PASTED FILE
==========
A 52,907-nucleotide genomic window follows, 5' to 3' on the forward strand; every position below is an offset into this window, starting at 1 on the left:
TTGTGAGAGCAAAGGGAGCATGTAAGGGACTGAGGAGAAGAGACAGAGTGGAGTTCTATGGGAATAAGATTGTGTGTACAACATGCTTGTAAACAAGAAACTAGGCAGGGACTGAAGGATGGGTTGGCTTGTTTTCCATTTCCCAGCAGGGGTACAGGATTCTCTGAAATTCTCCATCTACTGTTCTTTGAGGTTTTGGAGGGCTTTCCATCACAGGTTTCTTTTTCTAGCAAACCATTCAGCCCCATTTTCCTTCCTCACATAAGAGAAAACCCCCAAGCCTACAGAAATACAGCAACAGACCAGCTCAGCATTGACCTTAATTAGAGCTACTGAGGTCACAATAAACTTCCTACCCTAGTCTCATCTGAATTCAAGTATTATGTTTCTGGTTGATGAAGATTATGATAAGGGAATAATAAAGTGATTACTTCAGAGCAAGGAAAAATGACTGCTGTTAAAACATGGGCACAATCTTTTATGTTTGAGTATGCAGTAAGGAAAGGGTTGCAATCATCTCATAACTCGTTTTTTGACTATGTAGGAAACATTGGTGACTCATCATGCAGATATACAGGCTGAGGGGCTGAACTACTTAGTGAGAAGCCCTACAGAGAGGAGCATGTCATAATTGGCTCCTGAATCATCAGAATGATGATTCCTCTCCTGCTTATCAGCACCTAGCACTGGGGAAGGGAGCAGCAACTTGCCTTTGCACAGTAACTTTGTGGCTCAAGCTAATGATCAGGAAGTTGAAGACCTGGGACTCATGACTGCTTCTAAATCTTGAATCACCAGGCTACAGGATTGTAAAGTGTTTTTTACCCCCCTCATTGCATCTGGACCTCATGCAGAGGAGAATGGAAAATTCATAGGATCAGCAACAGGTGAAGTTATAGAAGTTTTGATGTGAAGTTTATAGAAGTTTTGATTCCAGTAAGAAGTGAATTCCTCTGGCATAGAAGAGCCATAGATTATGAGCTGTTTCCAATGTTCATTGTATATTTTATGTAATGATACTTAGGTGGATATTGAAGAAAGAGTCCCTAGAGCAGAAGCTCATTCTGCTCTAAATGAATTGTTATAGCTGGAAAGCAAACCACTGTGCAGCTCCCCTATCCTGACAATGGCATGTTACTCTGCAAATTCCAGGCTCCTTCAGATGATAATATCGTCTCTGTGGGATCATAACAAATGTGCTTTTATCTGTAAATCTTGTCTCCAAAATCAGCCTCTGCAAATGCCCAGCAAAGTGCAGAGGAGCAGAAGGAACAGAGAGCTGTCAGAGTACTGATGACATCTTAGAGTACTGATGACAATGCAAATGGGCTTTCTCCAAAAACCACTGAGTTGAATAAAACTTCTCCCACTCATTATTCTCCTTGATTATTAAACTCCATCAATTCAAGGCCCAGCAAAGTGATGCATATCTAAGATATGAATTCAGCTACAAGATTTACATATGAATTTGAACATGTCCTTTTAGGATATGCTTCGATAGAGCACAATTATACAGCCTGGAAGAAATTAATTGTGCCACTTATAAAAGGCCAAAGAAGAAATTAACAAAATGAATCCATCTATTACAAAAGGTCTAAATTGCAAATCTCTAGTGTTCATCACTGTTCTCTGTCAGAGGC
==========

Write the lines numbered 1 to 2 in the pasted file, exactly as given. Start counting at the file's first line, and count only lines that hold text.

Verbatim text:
A 52,907-nucleotide genomic window follows, 5' to 3' on the forward strand; every position below is an offset into this window, starting at 1 on the left:
TTGTGAGAGCAAAGGGAGCATGTAAGGGACTGAGGAGAAGAGACAGAGTGGAGTTCTATGGGAATAAGATTGTGTGTACAACATGCTTGTAAACAAGAAACTAGGCAGGGACTGAAGGATGGGTTGGCTTGTTTTCCATTTCCCAGCAGGGGTACAGGATTCTCTGAAATTCTCCATCTACTGTTCTTTGAGGTTTTGGAGGGCTTTCCATCACAGGTTTCTTTTTCTAGCAAACCATTCAGCCCCATTTTCCTTCCTCACATAAGAGAAAACCCCCAAGCCTACAGAAATACAGCAACAGACCAGCTCAGCATTGACCTTAATTAGAGCTACTGAGGTCACAATAAACTTCCTACCCTAGTCTCATCTGAATTCAAGTATTATGTTTCTGGTTGATGAAGATTATGATAAGGGAATAATAAAGTGATTACTTCAGAGCAAGGAAAAATGACTGCTGTTAAAACATGGGCACAATCTTTTATGTTTGAGTATGCAGTAAGGAAAGGGTTGCAATCATCTCATAACTCGTTTTTTGACTATGTAGGAAACATTGGTGACTCATCATGCAGATATACAGGCTGAGGGGCTGAACTACTTAGTGAGAAGCCCTACAGAGAGGAGCATGTCATAATTGGCTCCTGAATCATCAGAATGATGATTCCTCTCCTGCTTATCAGCACCTAGCACTGGGGAAGGGAGCAGCAACTTGCCTTTGCACAGTAACTTTGTGGCTCAAGCTAATGATCAGGAAGTTGAAGACCTGGGACTCATGACTGCTTCTAAATCTTGAATCACCAGGCTACAGGATTGTAAAGTGTTTTTTACCCCCCTCATTGCATCTGGACCTCATGCAGAGGAGAATGGAAAATTCATAGGATCAGCAACAGGTGAAGTTATAGAAGTTTTGATGTGAAGTTTATAGAAGTTTTGATTCCAGTAAGAAGTGAATTCCTCTGGCATAGAAGAGCCATAGATTATGAGCTGTTTCCAATGTTCATTGTATATTTTATGTAATGATACTTAGGTGGATATTGAAGAAAGAGTCCCTAGAGCAGAAGCTCATTCTGCTCTAAATGAATTGTTATAGCTGGAAAGCAAACCACTGTGCAGCTCCCCTATCCTGACAATGGCATGTTACTCTGCAAATTCCAGGCTCCTTCAGATGATAATATCGTCTCTGTGGGATCATAACAAATGTGCTTTTATCTGTAAATCTTGTCTCCAAAATCAGCCTCTGCAAATGCCCAGCAAAGTGCAGAGGAGCAGAAGGAACAGAGAGCTGTCAGAGTACTGATGACATCTTAGAGTACTGATGACAATGCAAATGGGCTTTCTCCAAAAACCACTGAGTTGAATAAAACTTCTCCCACTCATTATTCTCCTTGATTATTAAACTCCATCAATTCAAGGCCCAGCAAAGTGATGCATATCTAAGATATGAATTCAGCTACAAGATTTACATATGAATTTGAACATGTCCTTTTAGGATATGCTTCGATAGAGCACAATTATACAGCCTGGAAGAAATTAATTGTGCCACTTATAAAAGGCCAAAGAAGAAATTAACAAAATGAATCCATCTATTACAAAAGGTCTAAATTGCAAATCTCTAGTGTTCATCACTGTTCTCTGTCAGAGGC